A California task force studying the long-term effects of slavery and systemic racism on black residents in the state has estimated a whopping $569 billion in reparations is owed to the descendants of enslaved people, according to a report.
The nine-member panel concluded that black Californians whose ancestors were in the US in the 19th century are due $223,200 each due to housing discrimination practices utilized from 1933 to 1977, the New York Times reported.
The work of the Reparations Task Force, which was created by legislation Gov. Gavin Newsom signed in 2020 — and the potential payouts –represent the largest reparations effort in recent history.
“We are looking at reparations on a scale that is the largest since Reconstruction,” Jovan Scott Lewis, a professor at the University of California, Berkeley, who is one of the nine members, told the Times.
The task force hopes to shrink the wealth gap between white and black Californians.
Nationwide, black households have a median wealth of $24,100, which pales in comparison to white households, where the median wealth is $188,200, according to the most recent Federal Reserve Board Survey of Consumer Finances, cited by the paper.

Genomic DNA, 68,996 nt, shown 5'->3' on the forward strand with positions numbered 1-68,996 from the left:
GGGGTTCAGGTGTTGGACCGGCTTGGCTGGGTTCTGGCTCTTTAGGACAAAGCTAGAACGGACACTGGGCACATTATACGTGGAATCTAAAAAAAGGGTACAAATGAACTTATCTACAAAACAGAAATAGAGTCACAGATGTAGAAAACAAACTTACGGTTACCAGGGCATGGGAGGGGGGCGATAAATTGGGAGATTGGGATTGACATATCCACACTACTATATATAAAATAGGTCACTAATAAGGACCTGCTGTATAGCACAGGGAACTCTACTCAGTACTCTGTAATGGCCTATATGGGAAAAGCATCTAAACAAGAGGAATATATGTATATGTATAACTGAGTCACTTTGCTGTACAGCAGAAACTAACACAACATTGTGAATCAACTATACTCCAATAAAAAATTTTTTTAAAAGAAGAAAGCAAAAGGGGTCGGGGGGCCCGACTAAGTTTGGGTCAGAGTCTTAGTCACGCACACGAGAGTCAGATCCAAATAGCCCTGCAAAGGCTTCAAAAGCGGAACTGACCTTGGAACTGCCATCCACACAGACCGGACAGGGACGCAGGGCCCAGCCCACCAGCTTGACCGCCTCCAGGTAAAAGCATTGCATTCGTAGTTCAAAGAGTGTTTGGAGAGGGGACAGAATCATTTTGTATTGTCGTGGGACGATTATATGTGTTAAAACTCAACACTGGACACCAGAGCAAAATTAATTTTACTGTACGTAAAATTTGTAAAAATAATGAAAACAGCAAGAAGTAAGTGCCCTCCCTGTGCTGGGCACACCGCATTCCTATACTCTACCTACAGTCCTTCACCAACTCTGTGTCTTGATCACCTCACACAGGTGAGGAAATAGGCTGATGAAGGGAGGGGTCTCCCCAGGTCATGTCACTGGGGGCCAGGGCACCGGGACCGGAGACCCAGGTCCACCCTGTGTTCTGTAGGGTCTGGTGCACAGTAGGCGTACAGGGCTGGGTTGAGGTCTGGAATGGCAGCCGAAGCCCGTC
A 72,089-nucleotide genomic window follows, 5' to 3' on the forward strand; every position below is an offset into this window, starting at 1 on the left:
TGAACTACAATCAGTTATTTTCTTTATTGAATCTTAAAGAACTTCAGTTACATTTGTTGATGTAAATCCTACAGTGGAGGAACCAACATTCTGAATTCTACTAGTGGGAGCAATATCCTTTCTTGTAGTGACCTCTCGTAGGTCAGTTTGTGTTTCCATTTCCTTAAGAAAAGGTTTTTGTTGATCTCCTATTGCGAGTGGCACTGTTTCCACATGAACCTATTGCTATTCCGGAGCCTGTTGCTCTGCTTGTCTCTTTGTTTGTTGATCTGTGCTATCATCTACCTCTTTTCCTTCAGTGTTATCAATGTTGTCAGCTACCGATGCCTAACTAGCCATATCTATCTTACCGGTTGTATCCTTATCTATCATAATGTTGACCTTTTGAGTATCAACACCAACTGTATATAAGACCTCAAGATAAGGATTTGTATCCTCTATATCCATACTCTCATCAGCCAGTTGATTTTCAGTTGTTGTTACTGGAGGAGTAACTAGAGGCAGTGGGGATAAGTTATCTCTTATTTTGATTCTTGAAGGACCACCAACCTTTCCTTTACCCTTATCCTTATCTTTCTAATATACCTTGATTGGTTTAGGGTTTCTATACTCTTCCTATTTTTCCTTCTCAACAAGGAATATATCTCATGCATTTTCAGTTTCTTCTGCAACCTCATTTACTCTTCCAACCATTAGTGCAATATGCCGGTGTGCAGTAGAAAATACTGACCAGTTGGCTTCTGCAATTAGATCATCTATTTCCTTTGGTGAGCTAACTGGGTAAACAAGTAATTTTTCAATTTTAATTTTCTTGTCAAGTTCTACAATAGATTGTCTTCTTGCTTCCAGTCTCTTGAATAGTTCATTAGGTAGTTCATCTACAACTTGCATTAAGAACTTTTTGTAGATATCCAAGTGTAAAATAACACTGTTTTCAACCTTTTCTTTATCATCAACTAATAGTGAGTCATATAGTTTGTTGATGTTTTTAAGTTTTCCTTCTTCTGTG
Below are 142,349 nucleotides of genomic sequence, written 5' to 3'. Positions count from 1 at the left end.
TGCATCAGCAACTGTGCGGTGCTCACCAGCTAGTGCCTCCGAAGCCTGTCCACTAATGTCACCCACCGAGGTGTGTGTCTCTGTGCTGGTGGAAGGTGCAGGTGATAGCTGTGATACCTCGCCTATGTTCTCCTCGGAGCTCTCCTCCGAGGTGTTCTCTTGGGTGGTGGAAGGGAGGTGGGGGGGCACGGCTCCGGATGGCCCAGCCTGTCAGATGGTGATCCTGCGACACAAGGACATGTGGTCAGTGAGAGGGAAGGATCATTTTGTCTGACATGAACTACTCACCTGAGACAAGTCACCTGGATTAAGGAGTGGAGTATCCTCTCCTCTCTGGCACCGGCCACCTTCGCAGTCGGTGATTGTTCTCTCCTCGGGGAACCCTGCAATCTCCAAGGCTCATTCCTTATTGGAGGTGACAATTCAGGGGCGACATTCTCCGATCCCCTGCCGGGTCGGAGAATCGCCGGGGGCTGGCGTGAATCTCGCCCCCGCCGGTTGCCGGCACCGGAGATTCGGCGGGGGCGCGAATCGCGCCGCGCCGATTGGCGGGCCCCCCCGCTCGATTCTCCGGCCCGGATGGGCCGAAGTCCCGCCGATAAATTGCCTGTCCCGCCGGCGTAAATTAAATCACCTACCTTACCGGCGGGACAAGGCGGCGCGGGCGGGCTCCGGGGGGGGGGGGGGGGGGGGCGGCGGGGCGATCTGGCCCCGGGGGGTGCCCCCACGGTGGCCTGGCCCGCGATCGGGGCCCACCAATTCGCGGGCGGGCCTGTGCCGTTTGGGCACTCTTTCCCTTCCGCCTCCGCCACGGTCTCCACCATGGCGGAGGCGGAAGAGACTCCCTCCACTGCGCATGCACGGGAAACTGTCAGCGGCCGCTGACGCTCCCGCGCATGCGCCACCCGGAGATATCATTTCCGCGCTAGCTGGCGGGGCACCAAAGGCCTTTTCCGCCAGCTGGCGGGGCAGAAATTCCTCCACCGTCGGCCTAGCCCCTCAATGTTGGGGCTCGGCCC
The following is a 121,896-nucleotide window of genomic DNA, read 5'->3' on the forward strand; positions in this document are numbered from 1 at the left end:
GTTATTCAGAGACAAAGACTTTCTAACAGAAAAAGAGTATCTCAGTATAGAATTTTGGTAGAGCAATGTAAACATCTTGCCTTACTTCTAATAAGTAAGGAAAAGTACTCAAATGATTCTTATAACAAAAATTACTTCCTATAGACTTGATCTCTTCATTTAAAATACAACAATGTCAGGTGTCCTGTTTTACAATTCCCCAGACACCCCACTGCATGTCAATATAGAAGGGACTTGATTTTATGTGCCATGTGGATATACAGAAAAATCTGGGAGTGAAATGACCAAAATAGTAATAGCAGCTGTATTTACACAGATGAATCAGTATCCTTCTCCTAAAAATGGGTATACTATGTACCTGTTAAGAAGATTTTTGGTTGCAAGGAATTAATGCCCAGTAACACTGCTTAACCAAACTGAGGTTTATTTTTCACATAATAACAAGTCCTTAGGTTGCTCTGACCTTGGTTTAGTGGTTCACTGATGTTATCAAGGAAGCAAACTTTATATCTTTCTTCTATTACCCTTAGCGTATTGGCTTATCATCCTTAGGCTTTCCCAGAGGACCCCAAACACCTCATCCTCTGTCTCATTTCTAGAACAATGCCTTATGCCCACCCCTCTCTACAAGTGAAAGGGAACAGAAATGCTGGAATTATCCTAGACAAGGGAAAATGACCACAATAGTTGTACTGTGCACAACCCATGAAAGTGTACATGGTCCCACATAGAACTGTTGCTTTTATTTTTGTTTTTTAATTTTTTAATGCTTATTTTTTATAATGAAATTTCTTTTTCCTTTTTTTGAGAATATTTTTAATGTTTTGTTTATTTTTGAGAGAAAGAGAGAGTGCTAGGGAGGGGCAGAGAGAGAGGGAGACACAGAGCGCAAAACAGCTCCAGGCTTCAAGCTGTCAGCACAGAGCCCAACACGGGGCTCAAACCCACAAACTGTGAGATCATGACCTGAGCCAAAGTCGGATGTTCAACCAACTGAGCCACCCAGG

A history of housing discrimination against black Californians makes up a significant portion of the compensation the panel recommends. Several black communities were bought out or seized through eminent domain to be bulldozed for infrastructure projects, according to the panel’s findings.
The government often offered black homeowners less money than what they paid to purchase their houses and forced them out, the Times reported.
In addition to housing discrimination, the panel has targeted four other areas to study — mass incarceration, unjust property seizures, devaluation of black businesses and health care.
The Reparations Task Force will release a report with the final dollar amounts next year.
However, the nine members — who have been conducting interviews and compiling data for months — can only make recommendations to the state.
The California legislature must decide what to do with those recommendations and whether to throw political support and funding behind distributing reparations to the descendants of black enslaved residents.
The panel is also evaluating how reparations could be delivered. The options include direct cash payments or tuition and housing grants, according to the Times.